And an even bigger close-up of the mechanism. Since most of the force will be down, I kept the threaded rod long and mounted the post bracket 18" below the main bracket.

Here's the upper adjustment mechanism.

And the lower adjustment mechanism. Thank you Ethan.

Then, I had to put the spars on the stands. (Making sure to carefully clamp each side.)

Wuhoo! Wing stands.

I need to add some screws into the 45° wooden supports, and tighten up all the hardware. I’ll also probably cut the carpet out from under the stand bases and use some construction adhesive to glue those bases down once I know their final locations.

Still a very good day in the shop, and now the shop is clean and organized for the wing activities that will hopefully take me through summer 2011.

All in all, I think I worked about 3.5 hours on the stands today. Not bad.

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Started Building Wing Stands

December 29, 2010

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I realized today that tonight is the anniversary of N999ZA. Yup, it was exactly one year ago today that I picked up the empennage kit from the FedEx facility here in town.

After today’s work, I have 199.0 hours on the kit, having set 2639 rivets and drilled out 205 rivets. (Only two parts re-ordered, but I haven’t reordered my “dropped rudder” stuff yet, so that number is going to go up.) I thought I would have more hours on the kit and be a little further (I assumed 6 months for emp, 1 year for wing, 1 year for fuse, 1 year for finish, and 1 year for avionics, engine), but I’m okay with where I am given all the other stuff I’ve been working on (first floor project, HA420).

At ~200 hours per year, and assuming it will take 1500-2000 hours, that leaves me about 6.5 -9 more years of work. (The girlfriend was not happy with this simple calculation, so I quickly explained that 200 hours per year was only for this year, and would only be true if I had an entire first floor worth of wood flooring to lay every year.) We both agreed it would be okay to speed up a little for the remaining (hopefully) 3 to 4 years.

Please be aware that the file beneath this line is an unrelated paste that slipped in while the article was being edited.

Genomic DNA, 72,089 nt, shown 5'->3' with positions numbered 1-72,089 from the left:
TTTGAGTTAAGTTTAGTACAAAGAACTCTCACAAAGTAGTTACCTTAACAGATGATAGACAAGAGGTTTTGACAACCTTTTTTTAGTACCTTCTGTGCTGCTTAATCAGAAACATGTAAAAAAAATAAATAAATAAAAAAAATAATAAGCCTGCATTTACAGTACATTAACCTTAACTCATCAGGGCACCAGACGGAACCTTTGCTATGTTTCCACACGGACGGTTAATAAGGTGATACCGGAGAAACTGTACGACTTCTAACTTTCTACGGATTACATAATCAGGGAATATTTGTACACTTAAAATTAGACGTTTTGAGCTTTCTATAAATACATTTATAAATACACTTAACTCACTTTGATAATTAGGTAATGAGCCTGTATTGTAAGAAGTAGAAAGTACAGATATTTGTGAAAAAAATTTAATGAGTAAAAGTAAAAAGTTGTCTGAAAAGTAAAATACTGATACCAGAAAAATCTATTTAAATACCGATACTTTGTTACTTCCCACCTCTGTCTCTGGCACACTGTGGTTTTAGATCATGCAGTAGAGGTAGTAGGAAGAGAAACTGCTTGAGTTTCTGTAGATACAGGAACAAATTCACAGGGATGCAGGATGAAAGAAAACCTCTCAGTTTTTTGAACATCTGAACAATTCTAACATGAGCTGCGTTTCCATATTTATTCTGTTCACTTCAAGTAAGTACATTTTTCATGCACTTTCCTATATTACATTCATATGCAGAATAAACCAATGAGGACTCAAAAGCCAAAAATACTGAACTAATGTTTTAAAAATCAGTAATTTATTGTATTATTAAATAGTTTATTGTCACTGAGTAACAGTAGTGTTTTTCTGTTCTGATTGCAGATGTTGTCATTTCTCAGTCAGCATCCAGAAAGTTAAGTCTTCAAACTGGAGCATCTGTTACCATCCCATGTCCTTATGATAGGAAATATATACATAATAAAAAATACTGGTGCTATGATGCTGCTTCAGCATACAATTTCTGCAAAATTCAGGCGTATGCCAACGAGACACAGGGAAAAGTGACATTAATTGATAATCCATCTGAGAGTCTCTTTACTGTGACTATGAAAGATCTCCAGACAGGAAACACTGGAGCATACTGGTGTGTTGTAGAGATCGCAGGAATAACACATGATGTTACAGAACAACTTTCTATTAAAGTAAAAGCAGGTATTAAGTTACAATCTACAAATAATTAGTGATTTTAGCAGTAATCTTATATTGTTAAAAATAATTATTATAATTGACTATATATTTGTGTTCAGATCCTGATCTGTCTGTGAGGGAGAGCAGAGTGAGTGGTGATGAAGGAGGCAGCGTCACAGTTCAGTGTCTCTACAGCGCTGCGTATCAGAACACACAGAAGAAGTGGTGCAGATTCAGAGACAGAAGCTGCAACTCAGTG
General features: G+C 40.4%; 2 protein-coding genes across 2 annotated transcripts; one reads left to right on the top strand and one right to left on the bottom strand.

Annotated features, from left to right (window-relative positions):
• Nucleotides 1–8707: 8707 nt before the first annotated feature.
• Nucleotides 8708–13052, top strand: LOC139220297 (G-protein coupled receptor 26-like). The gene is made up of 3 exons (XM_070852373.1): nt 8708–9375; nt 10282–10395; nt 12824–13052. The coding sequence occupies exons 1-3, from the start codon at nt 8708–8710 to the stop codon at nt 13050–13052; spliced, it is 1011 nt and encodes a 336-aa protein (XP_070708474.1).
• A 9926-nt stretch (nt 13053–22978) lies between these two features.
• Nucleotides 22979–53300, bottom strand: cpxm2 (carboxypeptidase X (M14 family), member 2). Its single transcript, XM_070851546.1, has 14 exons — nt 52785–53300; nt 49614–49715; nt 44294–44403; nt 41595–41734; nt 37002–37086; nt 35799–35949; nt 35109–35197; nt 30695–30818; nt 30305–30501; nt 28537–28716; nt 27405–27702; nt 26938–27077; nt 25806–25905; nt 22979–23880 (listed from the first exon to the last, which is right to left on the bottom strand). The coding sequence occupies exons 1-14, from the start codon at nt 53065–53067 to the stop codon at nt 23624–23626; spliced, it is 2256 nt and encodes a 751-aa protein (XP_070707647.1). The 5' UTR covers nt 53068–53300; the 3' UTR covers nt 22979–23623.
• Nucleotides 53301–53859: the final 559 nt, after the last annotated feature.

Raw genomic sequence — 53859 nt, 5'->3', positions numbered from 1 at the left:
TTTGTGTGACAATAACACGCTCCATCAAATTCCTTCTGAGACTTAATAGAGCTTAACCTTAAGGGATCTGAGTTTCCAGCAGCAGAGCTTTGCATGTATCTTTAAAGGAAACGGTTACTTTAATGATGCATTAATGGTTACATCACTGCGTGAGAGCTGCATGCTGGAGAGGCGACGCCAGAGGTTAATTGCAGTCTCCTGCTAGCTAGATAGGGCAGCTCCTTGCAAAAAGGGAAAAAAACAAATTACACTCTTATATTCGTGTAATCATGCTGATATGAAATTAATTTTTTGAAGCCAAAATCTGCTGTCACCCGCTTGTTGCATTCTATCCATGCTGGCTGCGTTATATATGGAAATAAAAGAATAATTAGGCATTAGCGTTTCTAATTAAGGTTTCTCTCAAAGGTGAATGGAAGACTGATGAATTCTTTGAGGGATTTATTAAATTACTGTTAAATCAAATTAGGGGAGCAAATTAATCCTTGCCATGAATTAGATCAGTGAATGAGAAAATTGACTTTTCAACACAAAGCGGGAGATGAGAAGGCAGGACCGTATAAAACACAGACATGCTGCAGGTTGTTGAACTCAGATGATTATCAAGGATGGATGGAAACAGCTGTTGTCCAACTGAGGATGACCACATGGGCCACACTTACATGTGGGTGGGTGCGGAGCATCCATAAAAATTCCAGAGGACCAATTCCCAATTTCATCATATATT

Anyway, enough with the sentimental stuff.

Well, after finishing the left tiedown this morning, I needed to move onto another big step.I thought this afternoon would be a good day to start building my wing stands.

After a lot of thought and research, I decided I didn’t want the floor-to-ceiling kind. I wanted very sturdy floor stands. So, I started building.

Instead of the 4x4s,  I went with matched 2×4, turned around to cancel out any bow (although these are the “select” 2x4s, and they are damn-straight).

After screwing them together and cutting them into 4-foot lengths, here’s where I am.

Nice and straight.

I also decided that I wanted to be able to work on both wings at once. I bought a piece of MDF from Lowe’s and had them cut it unto 4 equal 2′ by 4′ pieces.

I’ll put my two posts about 2 feet apart (so when the spar-supporting angles head out from there, I’ll have plenty of space to walk between the wings). This also gives me the right wing-to-wing spacing to fit everything on one side of the garage.

I really have everything in the garage, even the kitchen sink. (Ha.)

Oh, come on, that was funny.

So next I spend some time cutting some 19-inch supports. I used some trigonometry (wuhoo) to figure out that to fit on the 2-foot-wide MDF planks, I needed 19-inch support cut on the 45°.

Here are the planks after being drilled for screws.


I'm not totally done securing the supports, but you get the idea. They are secured from the bottom (flush) and then into the posts. Plenty stable.

After another hour or so, I had the other set pretty much done.

Again, I'll set each of these sets a wing-span apart.

More tomorrow.